Alan became head of school at Rowland Hall in 1992, and since then has read The True Story of the 3 Little Pigs to nearly every third- through fifth-grade class as a way to get to know students. In the book, the narrator wolf claims innocence—he merely visited the pigs to borrow sugar for his granny’s birthday cake. Toward the end of the story, the third pig rebuffs the wolf and yells the line: “And your old granny can sit on a pin!”

At this point, Alan hams it up (pun intended) with the students. The children laugh at the “pin” line and—fully committed to the wolf character—Alan feigns fury. As the book reads: “Now I’m usually a pretty calm fellow. But when somebody talks about my granny like that, I go a little crazy.” Alan jumps up and down and hoots and hollers at the kids, and they’re in stitches.

Something special happened after Alan read the book to one third-grade class in 2003. After cracking up at the expense of the wolf’s granny, the children wanted to call the head of school’s “granny”—or in this case, Alan's mother—to apologize. So Alan called his mom and explained the story to her. The kids apologized, and Mrs. Sparrow accepted their apology. Scout Swenson ’13, one of the students in that class, remembers joking to Mrs. Sparrow that she and her classmates gave Alan a detention.

From this silly interaction, a heartwarming tradition was born. After nearly every 3 Little Pigs reading that followed the one in 2003, Alan called his mom with the third, fourth, and fifth graders. And Scout and an evolving group of her class of 2013 peers called Mrs. Sparrow every year around the holidays to wish her a merry Christmas and happy birthday—New Year’s Day, for Mrs. Sparrow. Deepening her ties to the class of 2013, Mrs. Sparrow even talked via speakerphone at their fifth-grade, eighth-grade, and twelfth-grade graduations. During the ceremonies, Mrs. Sparrow would always congratulate the class and say how much she appreciated their chats over the years, recalled Scout, now a senior at the University of Southern California majoring in international relations. “It was a great experience for us to bookend our relationship at Rowland Hall,” the young alumna reflected.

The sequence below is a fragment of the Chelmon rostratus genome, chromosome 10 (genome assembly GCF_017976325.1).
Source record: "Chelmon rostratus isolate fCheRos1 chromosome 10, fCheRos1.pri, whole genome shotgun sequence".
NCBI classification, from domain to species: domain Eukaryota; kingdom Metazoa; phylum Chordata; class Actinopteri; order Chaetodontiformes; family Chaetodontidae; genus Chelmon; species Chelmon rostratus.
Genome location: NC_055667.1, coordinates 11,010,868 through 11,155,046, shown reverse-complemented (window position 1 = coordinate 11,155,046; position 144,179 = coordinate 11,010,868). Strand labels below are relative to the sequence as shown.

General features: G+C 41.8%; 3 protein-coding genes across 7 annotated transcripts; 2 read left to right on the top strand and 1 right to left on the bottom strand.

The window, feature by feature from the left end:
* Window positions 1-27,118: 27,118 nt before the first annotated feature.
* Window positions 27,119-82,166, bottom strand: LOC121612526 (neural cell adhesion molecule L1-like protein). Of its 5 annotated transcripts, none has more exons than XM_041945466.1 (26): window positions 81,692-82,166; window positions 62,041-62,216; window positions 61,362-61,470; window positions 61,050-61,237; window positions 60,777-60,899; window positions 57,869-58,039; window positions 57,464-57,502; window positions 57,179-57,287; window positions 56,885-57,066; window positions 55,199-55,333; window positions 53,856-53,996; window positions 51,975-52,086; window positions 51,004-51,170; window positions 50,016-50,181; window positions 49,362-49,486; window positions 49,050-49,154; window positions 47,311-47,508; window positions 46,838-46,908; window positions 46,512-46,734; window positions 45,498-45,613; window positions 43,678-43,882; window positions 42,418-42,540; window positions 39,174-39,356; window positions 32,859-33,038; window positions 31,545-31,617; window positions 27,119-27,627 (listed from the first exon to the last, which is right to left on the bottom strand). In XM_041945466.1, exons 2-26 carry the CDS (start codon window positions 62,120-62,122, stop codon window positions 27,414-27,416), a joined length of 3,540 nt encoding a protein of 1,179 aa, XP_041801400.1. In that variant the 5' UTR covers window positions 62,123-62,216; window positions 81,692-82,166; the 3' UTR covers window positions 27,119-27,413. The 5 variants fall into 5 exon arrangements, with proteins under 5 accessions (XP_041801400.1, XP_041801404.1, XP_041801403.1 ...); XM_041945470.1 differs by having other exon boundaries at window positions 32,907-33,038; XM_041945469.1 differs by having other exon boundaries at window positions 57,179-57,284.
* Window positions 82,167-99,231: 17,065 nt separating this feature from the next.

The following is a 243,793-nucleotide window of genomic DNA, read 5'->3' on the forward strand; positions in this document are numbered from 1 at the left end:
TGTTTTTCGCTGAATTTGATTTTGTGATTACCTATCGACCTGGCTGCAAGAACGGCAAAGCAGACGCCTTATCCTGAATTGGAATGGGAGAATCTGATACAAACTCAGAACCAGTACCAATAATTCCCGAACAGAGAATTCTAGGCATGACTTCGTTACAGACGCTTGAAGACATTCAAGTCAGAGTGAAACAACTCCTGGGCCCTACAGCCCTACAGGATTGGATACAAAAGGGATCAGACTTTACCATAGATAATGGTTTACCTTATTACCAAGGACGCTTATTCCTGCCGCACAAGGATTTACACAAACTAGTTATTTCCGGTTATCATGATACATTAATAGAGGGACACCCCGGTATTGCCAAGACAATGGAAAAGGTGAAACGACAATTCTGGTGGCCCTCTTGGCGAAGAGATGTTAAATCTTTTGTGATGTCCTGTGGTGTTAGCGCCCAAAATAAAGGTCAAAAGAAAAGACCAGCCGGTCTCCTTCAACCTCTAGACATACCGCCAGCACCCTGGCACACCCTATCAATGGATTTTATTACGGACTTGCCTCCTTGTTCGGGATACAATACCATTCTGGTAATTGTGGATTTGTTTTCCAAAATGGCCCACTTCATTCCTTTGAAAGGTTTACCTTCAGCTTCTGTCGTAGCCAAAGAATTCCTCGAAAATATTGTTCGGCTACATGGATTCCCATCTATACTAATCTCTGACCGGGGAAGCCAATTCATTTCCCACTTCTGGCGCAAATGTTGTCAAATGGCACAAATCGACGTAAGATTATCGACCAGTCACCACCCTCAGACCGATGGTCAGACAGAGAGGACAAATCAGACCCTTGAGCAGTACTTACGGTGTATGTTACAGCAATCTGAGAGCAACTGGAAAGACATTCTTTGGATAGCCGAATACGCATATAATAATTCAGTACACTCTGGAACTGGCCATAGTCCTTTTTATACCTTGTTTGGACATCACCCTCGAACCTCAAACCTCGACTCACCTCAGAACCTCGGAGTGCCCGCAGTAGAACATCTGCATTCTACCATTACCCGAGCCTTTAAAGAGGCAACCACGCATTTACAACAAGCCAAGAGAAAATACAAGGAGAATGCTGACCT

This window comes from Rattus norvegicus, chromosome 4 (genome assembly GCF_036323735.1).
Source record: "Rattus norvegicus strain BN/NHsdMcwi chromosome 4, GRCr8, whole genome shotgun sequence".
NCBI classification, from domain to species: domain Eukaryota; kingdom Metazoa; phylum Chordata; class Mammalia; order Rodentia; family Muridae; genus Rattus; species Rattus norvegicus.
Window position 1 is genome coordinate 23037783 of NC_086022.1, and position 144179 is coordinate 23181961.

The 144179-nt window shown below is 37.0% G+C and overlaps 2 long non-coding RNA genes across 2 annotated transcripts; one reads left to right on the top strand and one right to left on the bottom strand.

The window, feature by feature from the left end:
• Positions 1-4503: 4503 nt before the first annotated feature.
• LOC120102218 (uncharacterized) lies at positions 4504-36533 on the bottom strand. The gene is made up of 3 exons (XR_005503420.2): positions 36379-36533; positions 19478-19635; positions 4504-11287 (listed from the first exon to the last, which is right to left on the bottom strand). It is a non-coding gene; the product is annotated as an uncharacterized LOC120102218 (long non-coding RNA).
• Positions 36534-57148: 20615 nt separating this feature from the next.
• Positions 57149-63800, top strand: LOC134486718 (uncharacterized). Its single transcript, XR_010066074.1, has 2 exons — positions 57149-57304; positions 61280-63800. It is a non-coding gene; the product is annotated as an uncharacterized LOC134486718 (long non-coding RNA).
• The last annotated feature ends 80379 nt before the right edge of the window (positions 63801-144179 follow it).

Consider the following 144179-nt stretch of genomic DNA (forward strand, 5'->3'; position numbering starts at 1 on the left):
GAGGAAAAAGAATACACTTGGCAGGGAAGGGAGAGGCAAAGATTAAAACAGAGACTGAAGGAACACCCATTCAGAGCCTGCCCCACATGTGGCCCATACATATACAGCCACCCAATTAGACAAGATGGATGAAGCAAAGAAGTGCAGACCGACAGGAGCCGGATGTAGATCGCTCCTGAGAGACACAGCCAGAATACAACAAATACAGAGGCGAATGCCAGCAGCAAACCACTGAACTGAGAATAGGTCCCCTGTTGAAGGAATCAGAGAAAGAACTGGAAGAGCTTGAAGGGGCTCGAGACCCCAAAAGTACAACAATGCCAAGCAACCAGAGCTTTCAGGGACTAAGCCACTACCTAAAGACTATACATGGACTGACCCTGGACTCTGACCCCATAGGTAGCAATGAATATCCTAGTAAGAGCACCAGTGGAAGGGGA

Rhoda Sparrow, 101, passed away February 5, 2017, at her home in Bellport, New York. She was a “strong, independent woman,” who lived a full life—she was a devoted wife, loving mother, Harvard-educated biologist, librarian, master gardener, and more, as profiled in her obituary. Though Mrs. Sparrow is gone, she’ll endure in the memories of hundreds of Rowland Hall alumni who experienced her funny, charismatic, and easygoing personality, as described by Scout.

The fact that a jocular, impromptu phone call turned into a 15-year tradition speaks to the uniqueness of Rowland Hall, Scout added. “It’s so special to have an experience like that,” she said. “Things like that are what I think make a community for the students.”

The consistent communication meant a lot to Mrs. Sparrow, too. Last year when she turned 100, then-fourth-grader Alex Yamaguchi and Maxwell Sueoka ’16 illustrated 3 Little Pigs-themed birthday cards signed by hundreds of students. “My mom, who was more and more homebound, really appreciated the contact with the kids,” Alan said. The phone calls also furthered Alan's reputation for being a down-to-earth “head learner”—he liked reading the story and calling his mom to show students he’d joke with them, and that ultimately, school is supposed to be fun.

Since Rhoda Sparrow passed away, Alan Sparrow has received an outpouring of sympathy and support. “I can't tell you how much my kids always enjoyed your mom's phone calls,” one parent wrote. “She meant a lot to me as well as the Rowland Hall community,” a young alumni emailed. And in one card, another parent expressed simple, poignant gratitude: “Thank you for sharing her with our children.”

Community

You Belong at Rowland Hall